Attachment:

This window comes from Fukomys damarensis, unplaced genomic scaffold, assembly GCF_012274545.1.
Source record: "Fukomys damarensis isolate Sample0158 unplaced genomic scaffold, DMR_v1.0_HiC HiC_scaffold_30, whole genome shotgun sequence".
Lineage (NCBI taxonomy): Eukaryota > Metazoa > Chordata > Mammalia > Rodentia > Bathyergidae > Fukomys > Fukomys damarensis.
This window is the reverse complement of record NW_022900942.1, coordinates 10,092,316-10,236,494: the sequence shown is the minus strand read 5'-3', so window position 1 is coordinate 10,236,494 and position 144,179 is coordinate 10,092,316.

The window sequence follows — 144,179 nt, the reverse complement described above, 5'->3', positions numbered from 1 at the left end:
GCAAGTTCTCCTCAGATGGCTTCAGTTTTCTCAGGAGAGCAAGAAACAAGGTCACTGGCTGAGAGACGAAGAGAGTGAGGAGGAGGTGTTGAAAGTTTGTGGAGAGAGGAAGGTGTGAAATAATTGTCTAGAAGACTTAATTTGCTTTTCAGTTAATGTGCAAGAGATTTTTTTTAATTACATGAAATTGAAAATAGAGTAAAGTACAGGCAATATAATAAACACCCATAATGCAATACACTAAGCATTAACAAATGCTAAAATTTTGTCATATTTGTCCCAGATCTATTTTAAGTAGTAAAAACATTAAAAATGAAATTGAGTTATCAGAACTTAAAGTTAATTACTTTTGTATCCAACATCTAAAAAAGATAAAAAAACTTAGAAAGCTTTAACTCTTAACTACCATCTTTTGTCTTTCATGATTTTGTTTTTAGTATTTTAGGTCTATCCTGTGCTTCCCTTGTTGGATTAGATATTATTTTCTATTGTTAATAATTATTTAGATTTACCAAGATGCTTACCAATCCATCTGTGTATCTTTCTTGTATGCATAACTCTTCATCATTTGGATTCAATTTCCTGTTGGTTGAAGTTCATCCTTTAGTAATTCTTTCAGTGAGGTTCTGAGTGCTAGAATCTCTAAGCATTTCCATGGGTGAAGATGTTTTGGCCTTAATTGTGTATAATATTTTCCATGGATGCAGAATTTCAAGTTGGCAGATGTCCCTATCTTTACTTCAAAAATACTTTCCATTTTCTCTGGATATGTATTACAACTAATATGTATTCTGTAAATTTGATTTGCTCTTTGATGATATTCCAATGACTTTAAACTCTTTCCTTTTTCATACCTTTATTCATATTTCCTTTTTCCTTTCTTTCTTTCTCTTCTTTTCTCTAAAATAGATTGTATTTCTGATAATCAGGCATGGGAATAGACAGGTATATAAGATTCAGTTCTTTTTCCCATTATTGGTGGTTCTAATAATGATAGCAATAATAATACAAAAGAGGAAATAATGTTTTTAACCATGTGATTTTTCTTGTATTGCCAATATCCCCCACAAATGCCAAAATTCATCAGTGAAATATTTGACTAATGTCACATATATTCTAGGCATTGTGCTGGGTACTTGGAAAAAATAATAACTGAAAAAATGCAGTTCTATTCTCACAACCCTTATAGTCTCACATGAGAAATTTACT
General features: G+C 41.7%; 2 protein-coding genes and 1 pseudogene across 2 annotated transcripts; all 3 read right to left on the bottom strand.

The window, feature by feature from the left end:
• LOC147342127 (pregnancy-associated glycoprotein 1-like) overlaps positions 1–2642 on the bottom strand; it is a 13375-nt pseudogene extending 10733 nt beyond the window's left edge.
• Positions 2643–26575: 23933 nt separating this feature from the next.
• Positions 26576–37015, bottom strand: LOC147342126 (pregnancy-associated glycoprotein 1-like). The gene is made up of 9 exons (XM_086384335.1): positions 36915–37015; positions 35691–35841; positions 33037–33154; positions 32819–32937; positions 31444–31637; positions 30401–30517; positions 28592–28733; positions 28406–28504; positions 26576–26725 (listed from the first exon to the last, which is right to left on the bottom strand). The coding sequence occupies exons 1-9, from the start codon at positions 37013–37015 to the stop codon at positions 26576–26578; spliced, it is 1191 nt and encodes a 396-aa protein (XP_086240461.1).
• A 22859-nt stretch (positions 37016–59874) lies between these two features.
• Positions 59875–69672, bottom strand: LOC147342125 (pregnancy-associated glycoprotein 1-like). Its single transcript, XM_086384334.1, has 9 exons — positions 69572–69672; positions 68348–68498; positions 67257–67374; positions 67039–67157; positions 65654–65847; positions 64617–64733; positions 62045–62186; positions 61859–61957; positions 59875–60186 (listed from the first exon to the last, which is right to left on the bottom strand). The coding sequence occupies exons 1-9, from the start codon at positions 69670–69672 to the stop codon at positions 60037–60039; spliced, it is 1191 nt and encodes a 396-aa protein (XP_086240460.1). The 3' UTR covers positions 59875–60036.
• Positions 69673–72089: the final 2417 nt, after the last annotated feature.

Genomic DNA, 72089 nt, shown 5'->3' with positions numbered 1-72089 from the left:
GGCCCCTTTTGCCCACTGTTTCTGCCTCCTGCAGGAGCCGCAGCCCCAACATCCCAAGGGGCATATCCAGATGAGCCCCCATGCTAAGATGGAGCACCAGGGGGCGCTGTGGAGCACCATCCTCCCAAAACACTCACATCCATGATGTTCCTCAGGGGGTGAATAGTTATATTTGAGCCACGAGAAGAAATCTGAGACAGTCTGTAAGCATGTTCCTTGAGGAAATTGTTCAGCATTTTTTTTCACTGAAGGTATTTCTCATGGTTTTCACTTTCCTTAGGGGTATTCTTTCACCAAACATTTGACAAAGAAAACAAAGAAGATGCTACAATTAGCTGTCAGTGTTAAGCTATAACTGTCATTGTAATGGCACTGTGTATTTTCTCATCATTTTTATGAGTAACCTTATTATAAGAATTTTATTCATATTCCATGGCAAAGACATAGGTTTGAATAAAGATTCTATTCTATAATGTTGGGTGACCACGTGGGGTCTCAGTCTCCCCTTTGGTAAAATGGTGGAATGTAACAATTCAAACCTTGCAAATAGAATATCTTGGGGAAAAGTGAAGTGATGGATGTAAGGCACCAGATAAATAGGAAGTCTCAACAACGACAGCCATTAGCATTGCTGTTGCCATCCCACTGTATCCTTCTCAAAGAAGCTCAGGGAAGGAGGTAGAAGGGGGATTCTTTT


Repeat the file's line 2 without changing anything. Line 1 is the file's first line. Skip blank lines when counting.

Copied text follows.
Source record: "Fukomys damarensis isolate Sample0158 unplaced genomic scaffold, DMR_v1.0_HiC HiC_scaffold_30, whole genome shotgun sequence".